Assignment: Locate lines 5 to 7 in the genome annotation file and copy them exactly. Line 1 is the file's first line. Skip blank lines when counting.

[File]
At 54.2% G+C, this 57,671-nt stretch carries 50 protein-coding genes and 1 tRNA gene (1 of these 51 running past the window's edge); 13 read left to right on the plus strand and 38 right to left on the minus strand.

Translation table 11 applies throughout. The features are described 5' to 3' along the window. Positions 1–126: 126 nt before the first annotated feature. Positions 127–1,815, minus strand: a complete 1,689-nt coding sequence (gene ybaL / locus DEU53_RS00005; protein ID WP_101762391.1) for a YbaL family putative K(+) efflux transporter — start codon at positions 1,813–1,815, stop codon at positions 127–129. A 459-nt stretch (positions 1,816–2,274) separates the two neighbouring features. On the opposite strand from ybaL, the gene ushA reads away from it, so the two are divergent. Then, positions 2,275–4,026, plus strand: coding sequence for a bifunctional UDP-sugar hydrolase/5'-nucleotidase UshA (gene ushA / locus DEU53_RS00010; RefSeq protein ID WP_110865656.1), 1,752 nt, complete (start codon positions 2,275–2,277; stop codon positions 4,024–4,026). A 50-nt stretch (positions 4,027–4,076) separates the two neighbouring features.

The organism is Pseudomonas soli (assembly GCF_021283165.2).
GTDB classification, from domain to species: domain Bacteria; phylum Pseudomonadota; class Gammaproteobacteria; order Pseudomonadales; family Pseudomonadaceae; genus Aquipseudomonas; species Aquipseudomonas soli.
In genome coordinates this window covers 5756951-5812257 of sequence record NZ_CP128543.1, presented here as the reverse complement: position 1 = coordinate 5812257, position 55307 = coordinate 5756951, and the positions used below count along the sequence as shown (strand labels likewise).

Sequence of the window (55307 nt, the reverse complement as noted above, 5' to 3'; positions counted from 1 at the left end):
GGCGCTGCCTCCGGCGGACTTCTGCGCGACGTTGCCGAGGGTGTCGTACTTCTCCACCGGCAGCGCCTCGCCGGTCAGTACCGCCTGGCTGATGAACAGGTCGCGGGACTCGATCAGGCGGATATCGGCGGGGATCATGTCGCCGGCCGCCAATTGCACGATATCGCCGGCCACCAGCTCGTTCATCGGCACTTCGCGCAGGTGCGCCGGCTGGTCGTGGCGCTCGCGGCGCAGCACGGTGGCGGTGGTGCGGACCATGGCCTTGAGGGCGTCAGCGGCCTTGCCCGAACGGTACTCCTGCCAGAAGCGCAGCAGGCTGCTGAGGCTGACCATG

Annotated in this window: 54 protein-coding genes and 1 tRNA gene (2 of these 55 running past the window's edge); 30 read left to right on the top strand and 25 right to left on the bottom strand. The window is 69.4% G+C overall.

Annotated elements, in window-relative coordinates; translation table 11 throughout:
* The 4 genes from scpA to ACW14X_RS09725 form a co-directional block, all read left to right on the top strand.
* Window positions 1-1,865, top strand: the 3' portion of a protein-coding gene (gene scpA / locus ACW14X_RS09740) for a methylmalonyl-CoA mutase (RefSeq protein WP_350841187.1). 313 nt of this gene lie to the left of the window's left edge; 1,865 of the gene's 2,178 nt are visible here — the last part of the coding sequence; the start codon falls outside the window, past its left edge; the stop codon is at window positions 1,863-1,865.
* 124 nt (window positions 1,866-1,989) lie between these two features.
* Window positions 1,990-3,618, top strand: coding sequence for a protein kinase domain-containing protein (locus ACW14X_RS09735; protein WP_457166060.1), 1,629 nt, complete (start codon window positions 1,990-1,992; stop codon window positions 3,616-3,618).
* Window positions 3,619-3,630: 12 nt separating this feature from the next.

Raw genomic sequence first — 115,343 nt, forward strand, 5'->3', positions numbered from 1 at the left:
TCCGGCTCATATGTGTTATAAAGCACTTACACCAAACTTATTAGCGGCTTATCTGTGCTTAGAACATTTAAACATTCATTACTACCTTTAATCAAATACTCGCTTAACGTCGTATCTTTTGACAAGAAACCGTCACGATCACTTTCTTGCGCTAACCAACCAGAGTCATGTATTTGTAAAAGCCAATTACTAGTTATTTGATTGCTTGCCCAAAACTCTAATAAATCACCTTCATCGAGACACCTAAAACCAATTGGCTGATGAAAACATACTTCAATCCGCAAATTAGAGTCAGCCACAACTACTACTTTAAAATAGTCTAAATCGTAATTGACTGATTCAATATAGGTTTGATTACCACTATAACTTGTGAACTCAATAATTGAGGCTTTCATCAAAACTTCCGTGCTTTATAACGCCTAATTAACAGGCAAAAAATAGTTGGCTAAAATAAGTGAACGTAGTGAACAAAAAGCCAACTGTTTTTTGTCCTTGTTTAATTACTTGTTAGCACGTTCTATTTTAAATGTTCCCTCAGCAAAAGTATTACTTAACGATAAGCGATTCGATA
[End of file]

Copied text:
In genome coordinates this window covers 5756951-5812257 of sequence record NZ_CP128543.1, presented here as the reverse complement: position 1 = coordinate 5812257, position 55307 = coordinate 5756951, and the positions used below count along the sequence as shown (strand labels likewise).

Sequence of the window (55307 nt, the reverse complement as noted above, 5' to 3'; positions counted from 1 at the left end):
GGCGCTGCCTCCGGCGGACTTCTGCGCGACGTTGCCGAGGGTGTCGTACTTCTCCACCGGCAGCGCCTCGCCGGTCAGTACCGCCTGGCTGATGAACAGGTCGCGGGACTCGATCAGGCGGATATCGGCGGGGATCATGTCGCCGGCCGCCAATTGCACGATATCGCCGGCCACCAGCTCGTTCATCGGCACTTCGCGCAGGTGCGCCGGCTGGTCGTGGCGCTCGCGGCGCAGCACGGTGGCGGTGGTGCGGACCATGGCCTTGAGGGCGTCAGCGGCCTTGCCCGAACGGTACTCCTGCCAGAAGCGCAGCAGGCTGCTGAGGCTGACCATG